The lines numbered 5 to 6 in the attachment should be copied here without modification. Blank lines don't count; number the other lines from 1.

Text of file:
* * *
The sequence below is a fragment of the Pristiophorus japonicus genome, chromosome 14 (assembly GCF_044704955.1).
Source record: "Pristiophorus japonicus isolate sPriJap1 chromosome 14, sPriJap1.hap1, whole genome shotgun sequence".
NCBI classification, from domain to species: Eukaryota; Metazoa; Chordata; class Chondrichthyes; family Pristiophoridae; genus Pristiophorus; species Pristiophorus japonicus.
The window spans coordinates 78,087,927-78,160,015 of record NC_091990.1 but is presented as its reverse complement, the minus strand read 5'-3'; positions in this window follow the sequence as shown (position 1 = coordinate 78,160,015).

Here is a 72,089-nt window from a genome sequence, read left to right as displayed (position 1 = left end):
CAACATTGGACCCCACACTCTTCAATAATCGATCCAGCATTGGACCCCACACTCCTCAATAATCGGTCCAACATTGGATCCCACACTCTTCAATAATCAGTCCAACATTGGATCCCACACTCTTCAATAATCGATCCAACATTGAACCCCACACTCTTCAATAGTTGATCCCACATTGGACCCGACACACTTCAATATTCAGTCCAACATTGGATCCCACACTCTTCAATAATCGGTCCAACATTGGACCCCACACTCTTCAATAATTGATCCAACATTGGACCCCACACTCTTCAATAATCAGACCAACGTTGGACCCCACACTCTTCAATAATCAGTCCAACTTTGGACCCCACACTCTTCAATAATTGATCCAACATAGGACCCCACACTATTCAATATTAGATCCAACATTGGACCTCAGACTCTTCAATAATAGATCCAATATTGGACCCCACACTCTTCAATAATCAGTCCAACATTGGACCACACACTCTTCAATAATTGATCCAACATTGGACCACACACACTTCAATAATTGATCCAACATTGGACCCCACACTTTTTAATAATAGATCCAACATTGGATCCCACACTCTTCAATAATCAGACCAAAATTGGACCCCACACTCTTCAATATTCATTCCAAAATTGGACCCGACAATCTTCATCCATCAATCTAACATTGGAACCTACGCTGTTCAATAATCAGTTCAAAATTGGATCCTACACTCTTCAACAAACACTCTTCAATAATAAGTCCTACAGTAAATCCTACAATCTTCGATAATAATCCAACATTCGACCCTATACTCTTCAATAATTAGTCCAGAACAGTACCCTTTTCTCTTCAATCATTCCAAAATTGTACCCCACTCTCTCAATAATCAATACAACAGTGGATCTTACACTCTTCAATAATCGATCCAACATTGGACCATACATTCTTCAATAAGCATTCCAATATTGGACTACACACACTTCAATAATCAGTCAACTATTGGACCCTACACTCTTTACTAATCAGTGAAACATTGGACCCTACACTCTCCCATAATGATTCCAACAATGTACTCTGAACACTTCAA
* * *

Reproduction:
Here is a 72,089-nt window from a genome sequence, read left to right as displayed (position 1 = left end):
CAACATTGGACCCCACACTCTTCAATAATCGATCCAGCATTGGACCCCACACTCCTCAATAATCGGTCCAACATTGGATCCCACACTCTTCAATAATCAGTCCAACATTGGATCCCACACTCTTCAATAATCGATCCAACATTGAACCCCACACTCTTCAATAGTTGATCCCACATTGGACCCGACACACTTCAATATTCAGTCCAACATTGGATCCCACACTCTTCAATAATCGGTCCAACATTGGACCCCACACTCTTCAATAATTGATCCAACATTGGACCCCACACTCTTCAATAATCAGACCAACGTTGGACCCCACACTCTTCAATAATCAGTCCAACTTTGGACCCCACACTCTTCAATAATTGATCCAACATAGGACCCCACACTATTCAATATTAGATCCAACATTGGACCTCAGACTCTTCAATAATAGATCCAATATTGGACCCCACACTCTTCAATAATCAGTCCAACATTGGACCACACACTCTTCAATAATTGATCCAACATTGGACCACACACACTTCAATAATTGATCCAACATTGGACCCCACACTTTTTAATAATAGATCCAACATTGGATCCCACACTCTTCAATAATCAGACCAAAATTGGACCCCACACTCTTCAATATTCATTCCAAAATTGGACCCGACAATCTTCATCCATCAATCTAACATTGGAACCTACGCTGTTCAATAATCAGTTCAAAATTGGATCCTACACTCTTCAACAAACACTCTTCAATAATAAGTCCTACAGTAAATCCTACAATCTTCGATAATAATCCAACATTCGACCCTATACTCTTCAATAATTAGTCCAGAACAGTACCCTTTTCTCTTCAATCATTCCAAAATTGTACCCCACTCTCTCAATAATCAATACAACAGTGGATCTTACACTCTTCAATAATCGATCCAACATTGGACCATACATTCTTCAATAAGCATTCCAATATTGGACTACACACACTTCAATAATCAGTCAACTATTGGACCCTACACTCTTTACTAATCAGTGAAACATTGGACCCTACACTCTCCCATAATGATTCCAACAATGTACTCTGAACACTTCAA